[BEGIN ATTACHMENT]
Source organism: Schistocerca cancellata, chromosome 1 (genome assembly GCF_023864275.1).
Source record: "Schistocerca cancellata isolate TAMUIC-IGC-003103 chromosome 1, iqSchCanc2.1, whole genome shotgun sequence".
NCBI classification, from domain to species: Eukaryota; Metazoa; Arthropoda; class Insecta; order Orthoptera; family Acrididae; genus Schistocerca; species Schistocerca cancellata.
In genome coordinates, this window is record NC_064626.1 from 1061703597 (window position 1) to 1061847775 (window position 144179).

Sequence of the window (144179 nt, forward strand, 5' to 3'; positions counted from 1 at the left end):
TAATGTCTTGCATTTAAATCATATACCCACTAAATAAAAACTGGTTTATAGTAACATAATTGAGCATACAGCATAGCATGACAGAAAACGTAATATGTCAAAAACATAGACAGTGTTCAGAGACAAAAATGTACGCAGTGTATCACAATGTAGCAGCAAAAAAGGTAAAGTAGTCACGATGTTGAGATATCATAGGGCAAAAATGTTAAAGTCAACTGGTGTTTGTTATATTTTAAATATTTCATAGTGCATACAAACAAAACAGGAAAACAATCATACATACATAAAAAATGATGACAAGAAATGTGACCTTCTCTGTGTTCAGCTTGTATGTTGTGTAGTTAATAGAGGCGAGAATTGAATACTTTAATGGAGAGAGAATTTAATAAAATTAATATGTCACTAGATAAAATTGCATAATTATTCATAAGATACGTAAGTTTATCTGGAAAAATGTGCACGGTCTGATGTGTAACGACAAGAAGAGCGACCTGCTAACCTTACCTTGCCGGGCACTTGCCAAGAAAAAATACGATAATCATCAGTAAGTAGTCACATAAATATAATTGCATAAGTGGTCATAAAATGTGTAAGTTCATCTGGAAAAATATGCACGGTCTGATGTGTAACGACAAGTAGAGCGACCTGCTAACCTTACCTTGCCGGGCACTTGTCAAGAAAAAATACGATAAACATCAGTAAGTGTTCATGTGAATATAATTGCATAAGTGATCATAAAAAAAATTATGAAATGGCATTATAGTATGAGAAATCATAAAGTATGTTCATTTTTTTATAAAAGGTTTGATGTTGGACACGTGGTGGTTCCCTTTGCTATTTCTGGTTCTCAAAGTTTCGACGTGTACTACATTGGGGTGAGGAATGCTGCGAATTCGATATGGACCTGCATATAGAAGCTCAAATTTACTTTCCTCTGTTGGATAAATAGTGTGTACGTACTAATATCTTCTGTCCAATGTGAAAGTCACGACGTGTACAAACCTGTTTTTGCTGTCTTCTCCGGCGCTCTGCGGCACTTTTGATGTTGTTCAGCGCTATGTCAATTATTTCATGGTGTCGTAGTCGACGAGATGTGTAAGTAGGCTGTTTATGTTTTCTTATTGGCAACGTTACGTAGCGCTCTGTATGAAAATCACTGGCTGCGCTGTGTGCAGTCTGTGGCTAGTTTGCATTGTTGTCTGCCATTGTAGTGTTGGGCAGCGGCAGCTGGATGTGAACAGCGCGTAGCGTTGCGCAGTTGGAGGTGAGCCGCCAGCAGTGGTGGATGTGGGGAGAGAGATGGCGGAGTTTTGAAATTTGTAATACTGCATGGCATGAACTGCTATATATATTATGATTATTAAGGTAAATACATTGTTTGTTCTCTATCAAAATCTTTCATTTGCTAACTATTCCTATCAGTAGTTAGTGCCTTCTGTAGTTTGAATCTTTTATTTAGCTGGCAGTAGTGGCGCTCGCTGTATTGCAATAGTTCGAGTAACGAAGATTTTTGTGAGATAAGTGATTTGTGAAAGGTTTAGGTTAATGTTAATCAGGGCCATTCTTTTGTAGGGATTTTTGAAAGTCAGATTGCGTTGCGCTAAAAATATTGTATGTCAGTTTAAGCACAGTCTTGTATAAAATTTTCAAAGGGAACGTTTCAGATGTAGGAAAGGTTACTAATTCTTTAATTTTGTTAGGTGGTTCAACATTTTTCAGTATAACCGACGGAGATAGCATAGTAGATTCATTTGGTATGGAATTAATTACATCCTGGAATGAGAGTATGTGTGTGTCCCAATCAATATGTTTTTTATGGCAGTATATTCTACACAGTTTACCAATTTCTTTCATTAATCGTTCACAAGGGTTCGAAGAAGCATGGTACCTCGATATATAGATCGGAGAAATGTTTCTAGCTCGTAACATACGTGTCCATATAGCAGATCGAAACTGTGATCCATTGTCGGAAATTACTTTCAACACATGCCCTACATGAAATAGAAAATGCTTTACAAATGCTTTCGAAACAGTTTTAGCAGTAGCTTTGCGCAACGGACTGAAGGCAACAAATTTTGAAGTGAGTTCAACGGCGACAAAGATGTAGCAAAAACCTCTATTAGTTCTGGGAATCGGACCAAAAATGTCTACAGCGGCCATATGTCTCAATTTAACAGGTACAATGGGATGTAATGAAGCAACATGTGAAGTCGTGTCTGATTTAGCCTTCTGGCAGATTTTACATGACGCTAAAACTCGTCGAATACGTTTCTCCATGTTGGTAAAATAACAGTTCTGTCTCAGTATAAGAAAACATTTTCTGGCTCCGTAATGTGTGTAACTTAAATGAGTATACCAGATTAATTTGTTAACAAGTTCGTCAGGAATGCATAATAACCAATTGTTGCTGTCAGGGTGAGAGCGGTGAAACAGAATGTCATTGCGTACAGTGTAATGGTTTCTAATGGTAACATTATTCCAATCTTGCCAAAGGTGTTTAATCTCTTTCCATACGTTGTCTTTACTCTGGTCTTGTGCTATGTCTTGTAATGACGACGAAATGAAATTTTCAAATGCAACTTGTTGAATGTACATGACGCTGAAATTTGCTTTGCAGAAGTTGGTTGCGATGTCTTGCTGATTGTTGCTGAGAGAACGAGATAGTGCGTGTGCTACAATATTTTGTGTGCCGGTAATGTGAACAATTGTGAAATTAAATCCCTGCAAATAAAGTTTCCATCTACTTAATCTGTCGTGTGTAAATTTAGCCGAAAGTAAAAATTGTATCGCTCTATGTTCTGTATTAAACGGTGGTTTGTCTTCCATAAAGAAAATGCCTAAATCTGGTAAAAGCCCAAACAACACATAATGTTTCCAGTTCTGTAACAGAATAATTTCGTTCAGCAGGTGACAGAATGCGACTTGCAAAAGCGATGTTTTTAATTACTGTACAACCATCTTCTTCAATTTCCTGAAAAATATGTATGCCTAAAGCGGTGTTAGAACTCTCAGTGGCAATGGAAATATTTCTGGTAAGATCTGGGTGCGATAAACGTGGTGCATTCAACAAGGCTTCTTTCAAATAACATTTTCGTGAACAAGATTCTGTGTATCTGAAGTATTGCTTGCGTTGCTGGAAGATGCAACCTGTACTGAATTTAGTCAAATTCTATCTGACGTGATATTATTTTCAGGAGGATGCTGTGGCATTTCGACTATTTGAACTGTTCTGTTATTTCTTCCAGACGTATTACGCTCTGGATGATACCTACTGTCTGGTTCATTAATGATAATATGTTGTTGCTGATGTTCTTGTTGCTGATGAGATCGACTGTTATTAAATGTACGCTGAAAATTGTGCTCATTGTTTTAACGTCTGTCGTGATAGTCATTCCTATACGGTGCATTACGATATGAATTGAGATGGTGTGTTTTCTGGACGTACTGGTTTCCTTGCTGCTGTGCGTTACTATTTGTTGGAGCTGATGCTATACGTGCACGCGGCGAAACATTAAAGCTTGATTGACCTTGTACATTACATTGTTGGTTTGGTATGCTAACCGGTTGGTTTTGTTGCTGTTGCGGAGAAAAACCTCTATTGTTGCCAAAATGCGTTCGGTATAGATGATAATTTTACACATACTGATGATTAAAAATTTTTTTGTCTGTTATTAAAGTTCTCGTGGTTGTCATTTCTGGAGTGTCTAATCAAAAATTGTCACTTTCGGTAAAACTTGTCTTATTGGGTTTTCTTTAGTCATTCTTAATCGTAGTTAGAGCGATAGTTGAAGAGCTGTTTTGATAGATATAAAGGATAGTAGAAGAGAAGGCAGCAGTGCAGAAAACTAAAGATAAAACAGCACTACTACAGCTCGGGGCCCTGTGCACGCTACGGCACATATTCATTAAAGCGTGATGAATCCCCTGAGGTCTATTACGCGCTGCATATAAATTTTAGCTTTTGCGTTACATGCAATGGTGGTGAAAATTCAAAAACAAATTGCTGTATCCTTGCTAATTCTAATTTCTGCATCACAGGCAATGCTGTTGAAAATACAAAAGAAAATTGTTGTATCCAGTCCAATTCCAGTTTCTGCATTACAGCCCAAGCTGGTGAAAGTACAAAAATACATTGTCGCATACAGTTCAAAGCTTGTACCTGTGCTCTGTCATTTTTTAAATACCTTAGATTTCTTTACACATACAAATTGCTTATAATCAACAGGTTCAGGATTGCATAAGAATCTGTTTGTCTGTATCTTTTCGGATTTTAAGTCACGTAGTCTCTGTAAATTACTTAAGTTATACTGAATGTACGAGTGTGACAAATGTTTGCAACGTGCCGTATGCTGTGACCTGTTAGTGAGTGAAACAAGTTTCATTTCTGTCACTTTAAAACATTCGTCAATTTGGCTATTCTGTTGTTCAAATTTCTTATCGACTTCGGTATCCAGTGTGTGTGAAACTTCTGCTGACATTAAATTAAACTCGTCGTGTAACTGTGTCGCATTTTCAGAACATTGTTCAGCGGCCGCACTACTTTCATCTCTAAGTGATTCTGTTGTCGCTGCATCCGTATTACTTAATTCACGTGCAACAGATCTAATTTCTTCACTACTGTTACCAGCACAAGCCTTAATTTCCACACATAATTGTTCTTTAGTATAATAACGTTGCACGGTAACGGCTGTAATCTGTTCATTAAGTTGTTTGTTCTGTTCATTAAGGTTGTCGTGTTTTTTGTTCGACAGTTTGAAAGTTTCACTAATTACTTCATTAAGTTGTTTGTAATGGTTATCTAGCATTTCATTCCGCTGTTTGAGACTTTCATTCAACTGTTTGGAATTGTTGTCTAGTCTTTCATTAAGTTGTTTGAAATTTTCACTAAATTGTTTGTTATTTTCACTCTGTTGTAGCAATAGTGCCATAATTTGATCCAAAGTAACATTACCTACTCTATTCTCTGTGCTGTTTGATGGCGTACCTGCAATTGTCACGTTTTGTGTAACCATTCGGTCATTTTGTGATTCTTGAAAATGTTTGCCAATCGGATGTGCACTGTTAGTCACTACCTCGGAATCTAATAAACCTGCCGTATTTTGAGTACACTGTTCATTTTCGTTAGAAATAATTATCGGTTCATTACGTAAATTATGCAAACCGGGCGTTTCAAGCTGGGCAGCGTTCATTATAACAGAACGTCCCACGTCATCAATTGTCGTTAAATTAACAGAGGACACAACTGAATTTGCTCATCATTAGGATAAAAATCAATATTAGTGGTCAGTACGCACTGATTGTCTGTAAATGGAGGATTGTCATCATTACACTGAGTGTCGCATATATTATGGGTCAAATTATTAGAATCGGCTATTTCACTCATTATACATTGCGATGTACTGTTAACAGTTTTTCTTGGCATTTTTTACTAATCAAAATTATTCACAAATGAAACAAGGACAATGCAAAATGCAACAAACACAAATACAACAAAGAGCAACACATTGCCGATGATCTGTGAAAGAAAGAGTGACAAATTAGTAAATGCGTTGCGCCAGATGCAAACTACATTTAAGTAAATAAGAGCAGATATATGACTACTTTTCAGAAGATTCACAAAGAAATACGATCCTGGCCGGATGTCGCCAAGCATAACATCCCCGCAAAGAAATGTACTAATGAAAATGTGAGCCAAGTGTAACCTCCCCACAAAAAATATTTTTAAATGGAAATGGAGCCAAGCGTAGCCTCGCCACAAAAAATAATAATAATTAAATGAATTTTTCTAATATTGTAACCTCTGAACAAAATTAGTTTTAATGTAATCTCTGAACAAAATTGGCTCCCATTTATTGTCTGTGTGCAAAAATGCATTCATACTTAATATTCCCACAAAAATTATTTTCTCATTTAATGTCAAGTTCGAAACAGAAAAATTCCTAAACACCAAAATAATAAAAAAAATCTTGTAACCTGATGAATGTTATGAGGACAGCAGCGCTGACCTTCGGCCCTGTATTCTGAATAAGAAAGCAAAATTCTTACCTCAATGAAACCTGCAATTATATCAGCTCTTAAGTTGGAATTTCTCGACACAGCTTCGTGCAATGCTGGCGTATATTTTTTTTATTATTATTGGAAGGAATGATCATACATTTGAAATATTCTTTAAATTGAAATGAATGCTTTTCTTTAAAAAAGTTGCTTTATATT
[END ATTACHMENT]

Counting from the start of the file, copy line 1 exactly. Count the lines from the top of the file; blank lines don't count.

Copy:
Source organism: Schistocerca cancellata, chromosome 1 (genome assembly GCF_023864275.1).